“Stop embarrassing yourself.”
We have made it through an entire tomato season having only woken up a handful of times to a mauled tomato on the living room floor. This is progress. I think the progress is mostly due to the habit we’ve developed of hiding our tomatoes like Easter eggs rather than any real rehabilitation on the part of Oscar (a.k.a. The Tomato Slayer). But progress nonetheless.
The other day, while Oscar was busy seducing the top of a soy sauce bottle, I hatched a new theory about his unnatural tomato love. Maybe he is so nuts about them because of umami, that mysterious fifth taste that English has hard time capturing in words. Most people say it corresponds to savory, the taste of meat and MSG and ketchup (and…tomatoes?!) A quick Google search had me feeling smug; there were multiple reports of carnivorous housecats attacking non-meat items that are rich in that umami taste, particularly mushrooms. Oscar has never shown a particular taste for mushrooms, even the ones that I grew on my windowsill, but he does have a discriminating palate, so I decided to rehydrate one of our fancy Chinese black mushrooms and run a little experiment. Perhaps I had finally plumbed the secrets of the Tomato Slayer’s inner workings.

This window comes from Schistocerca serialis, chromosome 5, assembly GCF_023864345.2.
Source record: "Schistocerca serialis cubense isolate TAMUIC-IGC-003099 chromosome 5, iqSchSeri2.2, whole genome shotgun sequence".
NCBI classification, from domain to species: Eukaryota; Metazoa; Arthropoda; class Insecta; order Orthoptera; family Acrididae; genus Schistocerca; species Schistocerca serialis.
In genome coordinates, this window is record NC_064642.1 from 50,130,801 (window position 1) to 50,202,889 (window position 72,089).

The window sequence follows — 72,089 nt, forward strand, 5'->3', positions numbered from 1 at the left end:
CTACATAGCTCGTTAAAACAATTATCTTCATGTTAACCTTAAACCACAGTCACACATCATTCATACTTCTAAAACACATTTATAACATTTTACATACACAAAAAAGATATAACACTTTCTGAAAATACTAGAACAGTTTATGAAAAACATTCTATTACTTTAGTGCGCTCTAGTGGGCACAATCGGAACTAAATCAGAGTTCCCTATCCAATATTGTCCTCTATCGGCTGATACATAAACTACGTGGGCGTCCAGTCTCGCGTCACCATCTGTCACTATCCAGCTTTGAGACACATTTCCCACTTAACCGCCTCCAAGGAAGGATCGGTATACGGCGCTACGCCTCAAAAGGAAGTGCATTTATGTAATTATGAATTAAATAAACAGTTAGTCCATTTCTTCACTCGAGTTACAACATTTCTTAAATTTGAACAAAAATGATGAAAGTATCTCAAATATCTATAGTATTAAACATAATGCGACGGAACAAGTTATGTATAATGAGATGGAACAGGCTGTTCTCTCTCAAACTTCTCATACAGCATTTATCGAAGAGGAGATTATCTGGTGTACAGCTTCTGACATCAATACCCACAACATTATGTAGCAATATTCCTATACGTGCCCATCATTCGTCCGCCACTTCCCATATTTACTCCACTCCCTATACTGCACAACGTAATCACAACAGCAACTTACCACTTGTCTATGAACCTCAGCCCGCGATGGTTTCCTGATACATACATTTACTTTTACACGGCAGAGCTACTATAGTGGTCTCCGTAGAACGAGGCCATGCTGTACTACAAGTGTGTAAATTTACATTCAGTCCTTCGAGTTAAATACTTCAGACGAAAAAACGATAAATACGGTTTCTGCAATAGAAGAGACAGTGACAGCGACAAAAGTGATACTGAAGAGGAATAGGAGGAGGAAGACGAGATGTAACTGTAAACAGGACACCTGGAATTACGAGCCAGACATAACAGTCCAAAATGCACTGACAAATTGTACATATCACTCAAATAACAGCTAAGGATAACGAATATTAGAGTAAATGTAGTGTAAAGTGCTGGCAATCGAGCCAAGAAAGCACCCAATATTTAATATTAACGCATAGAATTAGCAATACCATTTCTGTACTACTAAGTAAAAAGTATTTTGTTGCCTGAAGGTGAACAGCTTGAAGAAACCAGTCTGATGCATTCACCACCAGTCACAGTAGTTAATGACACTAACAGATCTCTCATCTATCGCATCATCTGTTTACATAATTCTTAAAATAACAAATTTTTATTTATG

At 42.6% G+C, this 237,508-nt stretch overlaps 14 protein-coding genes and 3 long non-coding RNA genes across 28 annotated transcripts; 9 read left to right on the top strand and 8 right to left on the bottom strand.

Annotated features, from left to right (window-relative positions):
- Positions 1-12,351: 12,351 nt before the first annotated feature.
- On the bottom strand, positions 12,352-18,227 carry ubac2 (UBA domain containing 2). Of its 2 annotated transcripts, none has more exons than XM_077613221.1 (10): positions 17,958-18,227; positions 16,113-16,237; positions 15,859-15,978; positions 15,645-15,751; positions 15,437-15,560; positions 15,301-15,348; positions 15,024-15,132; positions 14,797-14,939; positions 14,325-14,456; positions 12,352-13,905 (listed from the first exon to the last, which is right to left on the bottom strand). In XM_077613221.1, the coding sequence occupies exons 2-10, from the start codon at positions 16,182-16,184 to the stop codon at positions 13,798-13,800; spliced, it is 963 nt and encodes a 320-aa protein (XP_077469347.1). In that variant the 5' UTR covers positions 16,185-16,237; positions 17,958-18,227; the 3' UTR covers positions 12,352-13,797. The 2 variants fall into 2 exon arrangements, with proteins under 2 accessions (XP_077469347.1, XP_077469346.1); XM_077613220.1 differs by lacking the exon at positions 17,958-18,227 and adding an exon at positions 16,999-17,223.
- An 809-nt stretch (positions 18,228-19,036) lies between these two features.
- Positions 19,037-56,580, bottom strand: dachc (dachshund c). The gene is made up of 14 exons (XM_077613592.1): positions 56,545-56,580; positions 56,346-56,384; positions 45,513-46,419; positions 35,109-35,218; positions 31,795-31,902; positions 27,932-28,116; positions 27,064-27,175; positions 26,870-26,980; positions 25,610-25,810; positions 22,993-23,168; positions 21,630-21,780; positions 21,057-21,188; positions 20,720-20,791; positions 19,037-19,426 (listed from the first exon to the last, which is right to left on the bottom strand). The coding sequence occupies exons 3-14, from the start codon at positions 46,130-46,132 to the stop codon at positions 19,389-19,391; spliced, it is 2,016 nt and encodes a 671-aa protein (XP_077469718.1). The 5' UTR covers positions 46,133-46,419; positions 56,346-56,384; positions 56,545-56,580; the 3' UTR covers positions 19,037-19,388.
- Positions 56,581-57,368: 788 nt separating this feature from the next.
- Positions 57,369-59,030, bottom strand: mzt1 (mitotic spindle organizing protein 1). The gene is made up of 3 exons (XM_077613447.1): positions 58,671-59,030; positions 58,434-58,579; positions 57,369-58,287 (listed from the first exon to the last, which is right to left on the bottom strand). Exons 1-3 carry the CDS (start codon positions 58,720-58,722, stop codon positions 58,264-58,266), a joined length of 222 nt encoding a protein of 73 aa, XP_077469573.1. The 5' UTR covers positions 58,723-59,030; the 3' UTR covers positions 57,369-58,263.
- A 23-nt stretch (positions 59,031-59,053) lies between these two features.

But the response was… Continue reading
Dylan, poised to steal Exhibit C
Were you a fly on the wall of our apartment, it would not be uncommon, of late, for you to witness a seriously weird scene near dinner time: a human voice screaming “Oscaaaaaaar!” from the kitchen as a black and white cat hauls tail through the living room with a massive, floppy arugula leaf clutched in his jaws as though he just pulled off a highly impressive capture the flag victory. Oscar is the preeminent gourmand among our cats, but even for him, the frequency of this new trick is alarming, not to mention hard on our supply of salad greens.
Meditating and contemplating the Mysteries of the White Bean
It made me wonder if arugula had supplanted cannellini as his favorite food. There was a time when merely opening a can of white beans would send him into near-hysterics, yowling and rolling around on the floor like Beyonce at the Super Bowl halftime show. But human tastes are said to change every seven years, so perhaps cats experience something similar. I decided to devise a taste test to find out.